FEDERAL COURT DENIES SUMMARY JUDGMENT TO BCBS OF RHODE ISLAND ANTITRUST CASE, ALLOWING HOSPITAL SYSTEM’S CLAIMS TO GO TO TRIAL

 

 

On April 23, 2018, Chief Judge William Smith denied summary judgment to Blue Cross and Blue Shield of Rhode Island on all counts in an antitrust case brought by Steward Health Care System, allowing the case to proceed to trial.  Steward’s complaint alleges that BCBSRI unlawfully blocked Steward from entering the Rhode Island healthcare and health insurance markets by thwarting its acquisition of Landmark Medical Center, a Rhode Island community hospital that was in receivership. 

Steward sued BCBSRI, alleging that it had illegally refused to deal on reasonable reimbursement rates in order to stop Steward from entering the Rhode Island market.  Steward also alleged that BCBSRI conspired with two other Rhode Island hospitals to steer patients away from Landmark to those hospitals.   

In analyzing the refusal to deal claim, the Court stated that “Steward sets forth an abundance of evidence that points toward a ‘distinctly anticompetitive bent,’ which could in turn persuade a reasonable jury that Blue Cross unlawfully monopolized the relevant markets by excluding Steward from Rhode Island.”  Among the evidence cited was BCBSRI’s termination of Landmark from its network, something that BCBSRI had never done before or since.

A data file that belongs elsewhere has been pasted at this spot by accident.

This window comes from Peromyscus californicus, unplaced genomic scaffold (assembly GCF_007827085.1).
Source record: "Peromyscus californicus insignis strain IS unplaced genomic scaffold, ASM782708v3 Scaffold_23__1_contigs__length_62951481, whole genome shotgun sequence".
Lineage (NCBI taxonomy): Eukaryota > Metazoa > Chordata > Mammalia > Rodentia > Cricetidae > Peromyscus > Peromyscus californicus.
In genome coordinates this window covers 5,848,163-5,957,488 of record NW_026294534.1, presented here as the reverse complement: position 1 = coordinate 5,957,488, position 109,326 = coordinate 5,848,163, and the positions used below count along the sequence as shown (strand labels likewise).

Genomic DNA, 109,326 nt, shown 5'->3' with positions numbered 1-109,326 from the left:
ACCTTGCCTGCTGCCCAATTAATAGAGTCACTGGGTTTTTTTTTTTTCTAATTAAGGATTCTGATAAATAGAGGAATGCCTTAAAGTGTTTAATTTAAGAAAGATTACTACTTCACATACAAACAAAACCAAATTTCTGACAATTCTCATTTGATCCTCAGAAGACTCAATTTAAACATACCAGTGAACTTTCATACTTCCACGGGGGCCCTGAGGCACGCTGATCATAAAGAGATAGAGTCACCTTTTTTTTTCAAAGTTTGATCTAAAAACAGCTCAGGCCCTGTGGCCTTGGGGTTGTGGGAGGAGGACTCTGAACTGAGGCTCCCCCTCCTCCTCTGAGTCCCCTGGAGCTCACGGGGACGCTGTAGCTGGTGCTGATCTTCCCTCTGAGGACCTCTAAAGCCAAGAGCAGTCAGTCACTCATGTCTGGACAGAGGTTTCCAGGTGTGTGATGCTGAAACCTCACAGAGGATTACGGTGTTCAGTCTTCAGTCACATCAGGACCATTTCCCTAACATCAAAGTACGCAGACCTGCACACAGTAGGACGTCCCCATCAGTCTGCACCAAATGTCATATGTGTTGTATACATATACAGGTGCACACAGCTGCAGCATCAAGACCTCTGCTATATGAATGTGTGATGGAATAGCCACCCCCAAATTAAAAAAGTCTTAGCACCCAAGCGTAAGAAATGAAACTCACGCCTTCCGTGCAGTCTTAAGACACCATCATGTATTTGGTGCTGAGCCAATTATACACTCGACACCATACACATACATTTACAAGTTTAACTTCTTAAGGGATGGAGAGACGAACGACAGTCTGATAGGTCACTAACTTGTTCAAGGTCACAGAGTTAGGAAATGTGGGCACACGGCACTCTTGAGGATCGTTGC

Most important in the Court’s view was that Steward had presented “plethora evidence that Blue Cross sacrificed short-term profits for the longer-term benefit of eradicating potential competition from Steward.”   This is because BCBSRI knew that termination of Landmark from its network would “substantially cost Blue Cross because it would force its subscribers to access other, more expensive, in-network hospitals.”  Thus, the Court found that a “reasonable jury could conclude that Blue Cross’s uniquely hard-care approach with respect to Landmark, just as negotiations with Steward were at a critical state, was not a legitimate business decision, but was designed to kill the Steward acquisition.”

The Court likewise denied summary judgment on the conspiracy claims, finding “in the record substantial evidence that, for conspiracy purposes, tends to exclude an inference of independent conduct.”  This evidence involved four separate episodes, all of which were designed to divert patients from Landmark to competing medical centers.

The case is Steward Health Care System, LLC et al. v. Blue Cross & Blue Shield of Rhode Island, case number 1:13-cv-0045.  The opinion is available here.